And you’re done! Put it back together so your baby can use it to stand up.

Reupholster an ottoman
Reupholster an Ottoman
Did you find this tutorial helpful? We’d love to hear your thoughts and questions and to see your finished projects!


Pillow Cover: A Weekend Project

Pillow Cover: A Weekend Project

How to sew a toss-cushion cover

Skill Level: minimal sewing knowledge

Toss cushions are a great way to add color and style to any space without a whole lot of commitment. You can change them up any time and they really can help to bring an otherwise boring space to life.

This tutorial will show you how to sew a pillow cover with a Velcro closure that you can put over an old pillow or use with a new insert. You can complete this project in just a few hours. You can even make this out of an old pillow case, shirt or blanket if you don’t want to buy new fabric!

What you need (for a 22″ pillow):

  • 1 – 23″ x 23″ piece of material
  • 1 – 23″ x 10″ piece of material (A)
  • 1- 23″ x 17″ piece of material (B)
  • Hook and Loop Tape (Velcro) – 21″ strip
  • Thread in coordinating colors

Making an accent cushion
1. First thing’s first: pick your fabrics. You can use all the same kind of fabric or you can do multiple patterns if you don’t have enough of one type.

2. Using the fabric that you want to be on the “front” of your pillow, cut a piece measuring 23″ x 23″. Depending on how particular you are, you may want to center your pattern (I didn’t). For the “back”, cut one 23″ x 10″ piece and another measuring 23″ x 17″.

3. Measure out a 21″ strip of Velcro (you want it to be slightly shorter than the width of your pillow).

4. Fold down one side of each of the back pieces twice and press to make a double hem.  A 1/2″ hem works well here and will leave you enough fabric to make a 23″ x 23″ square to match up with your front piece.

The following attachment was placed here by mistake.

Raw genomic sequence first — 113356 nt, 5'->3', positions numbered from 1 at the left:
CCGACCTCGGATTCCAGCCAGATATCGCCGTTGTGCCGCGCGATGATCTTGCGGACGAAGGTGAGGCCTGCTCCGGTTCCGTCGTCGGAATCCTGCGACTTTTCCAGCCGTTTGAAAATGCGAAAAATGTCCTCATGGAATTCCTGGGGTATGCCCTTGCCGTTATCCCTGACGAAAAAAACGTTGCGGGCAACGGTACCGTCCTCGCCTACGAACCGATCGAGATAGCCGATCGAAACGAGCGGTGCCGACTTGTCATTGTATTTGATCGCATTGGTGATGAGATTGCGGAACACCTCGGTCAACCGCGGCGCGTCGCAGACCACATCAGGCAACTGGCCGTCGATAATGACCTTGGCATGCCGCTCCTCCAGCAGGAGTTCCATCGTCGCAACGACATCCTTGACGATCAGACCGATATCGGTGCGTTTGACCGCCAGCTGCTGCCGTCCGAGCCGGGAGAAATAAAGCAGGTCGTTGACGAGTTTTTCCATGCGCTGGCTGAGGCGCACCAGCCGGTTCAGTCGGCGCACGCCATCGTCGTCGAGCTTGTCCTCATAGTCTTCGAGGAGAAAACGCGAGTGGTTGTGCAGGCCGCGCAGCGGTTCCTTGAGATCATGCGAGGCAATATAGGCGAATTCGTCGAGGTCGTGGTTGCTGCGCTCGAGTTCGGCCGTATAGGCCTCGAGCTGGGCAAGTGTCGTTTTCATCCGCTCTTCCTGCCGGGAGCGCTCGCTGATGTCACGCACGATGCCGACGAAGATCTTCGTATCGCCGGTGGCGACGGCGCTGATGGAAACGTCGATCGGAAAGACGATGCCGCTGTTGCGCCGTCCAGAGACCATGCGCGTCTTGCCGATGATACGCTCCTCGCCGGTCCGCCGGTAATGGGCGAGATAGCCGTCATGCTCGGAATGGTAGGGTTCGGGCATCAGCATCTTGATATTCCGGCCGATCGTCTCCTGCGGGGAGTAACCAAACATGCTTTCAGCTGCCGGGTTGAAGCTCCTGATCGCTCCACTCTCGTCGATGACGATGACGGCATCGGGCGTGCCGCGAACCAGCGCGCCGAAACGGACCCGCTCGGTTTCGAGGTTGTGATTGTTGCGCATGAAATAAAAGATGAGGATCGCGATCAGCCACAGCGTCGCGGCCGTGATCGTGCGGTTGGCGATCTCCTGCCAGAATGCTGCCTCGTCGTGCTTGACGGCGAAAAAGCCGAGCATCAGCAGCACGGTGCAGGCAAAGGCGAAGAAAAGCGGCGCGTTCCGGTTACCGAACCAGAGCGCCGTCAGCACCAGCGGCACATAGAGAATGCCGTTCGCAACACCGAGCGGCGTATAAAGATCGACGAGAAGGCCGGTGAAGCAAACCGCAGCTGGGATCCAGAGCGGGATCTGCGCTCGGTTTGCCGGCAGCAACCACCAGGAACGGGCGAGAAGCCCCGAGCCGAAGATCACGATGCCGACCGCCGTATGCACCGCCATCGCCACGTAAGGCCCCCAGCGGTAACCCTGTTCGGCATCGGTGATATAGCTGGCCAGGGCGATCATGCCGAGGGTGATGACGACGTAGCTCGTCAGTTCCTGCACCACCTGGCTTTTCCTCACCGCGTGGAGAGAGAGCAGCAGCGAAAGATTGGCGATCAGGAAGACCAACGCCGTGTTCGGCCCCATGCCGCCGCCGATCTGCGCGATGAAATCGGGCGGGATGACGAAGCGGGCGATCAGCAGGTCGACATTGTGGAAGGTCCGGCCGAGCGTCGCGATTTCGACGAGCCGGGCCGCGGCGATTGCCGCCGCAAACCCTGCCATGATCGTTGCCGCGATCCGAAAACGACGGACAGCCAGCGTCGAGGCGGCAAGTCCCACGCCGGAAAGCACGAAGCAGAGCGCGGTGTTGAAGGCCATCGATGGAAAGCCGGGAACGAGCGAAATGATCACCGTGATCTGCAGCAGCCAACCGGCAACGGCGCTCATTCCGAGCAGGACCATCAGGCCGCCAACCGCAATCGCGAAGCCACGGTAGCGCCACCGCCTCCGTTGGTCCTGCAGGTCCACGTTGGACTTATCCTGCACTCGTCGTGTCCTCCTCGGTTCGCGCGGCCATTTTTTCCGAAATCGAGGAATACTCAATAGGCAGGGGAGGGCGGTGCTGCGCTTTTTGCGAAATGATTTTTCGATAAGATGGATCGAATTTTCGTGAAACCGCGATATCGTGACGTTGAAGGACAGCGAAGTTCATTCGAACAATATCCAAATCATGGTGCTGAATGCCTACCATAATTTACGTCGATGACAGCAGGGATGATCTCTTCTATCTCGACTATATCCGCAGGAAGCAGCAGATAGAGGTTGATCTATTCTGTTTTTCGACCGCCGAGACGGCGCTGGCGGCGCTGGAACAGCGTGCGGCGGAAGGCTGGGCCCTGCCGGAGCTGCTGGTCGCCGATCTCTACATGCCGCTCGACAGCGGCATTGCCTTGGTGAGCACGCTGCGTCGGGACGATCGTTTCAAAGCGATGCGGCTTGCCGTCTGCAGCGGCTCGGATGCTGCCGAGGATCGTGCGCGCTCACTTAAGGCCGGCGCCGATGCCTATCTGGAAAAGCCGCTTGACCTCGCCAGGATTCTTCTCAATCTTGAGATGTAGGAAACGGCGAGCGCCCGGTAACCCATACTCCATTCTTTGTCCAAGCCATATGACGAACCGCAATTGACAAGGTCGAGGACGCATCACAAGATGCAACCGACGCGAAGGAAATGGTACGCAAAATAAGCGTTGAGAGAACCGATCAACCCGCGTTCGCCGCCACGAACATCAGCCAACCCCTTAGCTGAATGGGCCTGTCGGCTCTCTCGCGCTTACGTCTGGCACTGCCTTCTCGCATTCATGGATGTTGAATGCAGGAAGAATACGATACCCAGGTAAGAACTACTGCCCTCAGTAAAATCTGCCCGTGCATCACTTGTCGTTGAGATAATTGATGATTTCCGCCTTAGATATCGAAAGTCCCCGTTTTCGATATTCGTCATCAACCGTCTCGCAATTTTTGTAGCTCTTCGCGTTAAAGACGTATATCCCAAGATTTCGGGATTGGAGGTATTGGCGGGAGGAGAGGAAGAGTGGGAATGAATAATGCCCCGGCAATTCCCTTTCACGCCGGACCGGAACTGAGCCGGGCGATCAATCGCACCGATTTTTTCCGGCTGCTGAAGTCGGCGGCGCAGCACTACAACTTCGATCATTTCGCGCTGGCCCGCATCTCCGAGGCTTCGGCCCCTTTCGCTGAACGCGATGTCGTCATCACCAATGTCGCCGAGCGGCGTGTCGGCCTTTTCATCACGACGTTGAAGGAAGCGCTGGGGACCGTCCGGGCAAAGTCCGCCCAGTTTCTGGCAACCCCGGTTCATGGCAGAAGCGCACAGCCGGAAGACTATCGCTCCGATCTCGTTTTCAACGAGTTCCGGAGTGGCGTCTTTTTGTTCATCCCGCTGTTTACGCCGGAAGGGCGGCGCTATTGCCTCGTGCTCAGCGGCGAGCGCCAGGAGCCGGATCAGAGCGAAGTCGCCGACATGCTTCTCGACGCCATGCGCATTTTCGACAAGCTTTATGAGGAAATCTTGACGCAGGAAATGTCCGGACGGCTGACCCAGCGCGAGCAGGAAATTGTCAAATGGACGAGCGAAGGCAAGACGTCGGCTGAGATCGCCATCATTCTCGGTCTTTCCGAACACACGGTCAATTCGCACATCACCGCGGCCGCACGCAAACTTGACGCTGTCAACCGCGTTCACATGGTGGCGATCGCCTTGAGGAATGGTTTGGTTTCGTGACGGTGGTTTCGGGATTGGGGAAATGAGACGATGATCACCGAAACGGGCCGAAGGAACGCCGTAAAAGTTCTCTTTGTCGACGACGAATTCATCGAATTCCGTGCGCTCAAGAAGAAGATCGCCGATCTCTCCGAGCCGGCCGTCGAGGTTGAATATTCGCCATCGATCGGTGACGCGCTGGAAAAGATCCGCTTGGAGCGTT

photo Pillow-Hems_zps82e25b21.jpg

5. Attach the Velcro to the hem, one piece facing up, the other facing down (so they will be able to attach, obviously!).

6. Attach your now-fastened Velcro strips to each other and make sure they are straight. You should have a nice, even square, no smaller than 23″ x 23″.

7. Draw a centered 22″ x 22″ square around the edges of the wrong side — the side that will be inside of the pillow — of the back square. This will be your sew line.

(Tip: If you make your case a bit smaller than your filler (For example 21.5″ x 21.5″ in this case) you’ll achieve a fuller, firmer result.)
 photo Pillow-SewLine_zps8e73e794.jpg

8. Pin the front piece to the back piece, right sides facing in. Sew along the line you drew in the last step, back-stitching at the beginning and end to secure. There’s no need to leave a gap for turning since you can open the Velcro for that.
 photo Pillow-Pin_zps063b4d72.jpg

9. Take your sewn-together pieces and cut the corners off, being careful not to cut your seams, to reduce bulking.

10. Turn the whole shebang right-side out and poke the corners out using a turning tool.  (I just use a chop stick or a pen with the cap on.) Make sure you don’t push all the way through!

11. Finally, press the finished cover,  insert your filler (or old pillow) and you’re done!

Sew an accent pillow

As always, feel free to ask questions if anything is unclear. We’d love to see photos of your finished project too!

Have fun!

– Tracy

Ps. If you would like me to just make one for you, contact me on Etsy!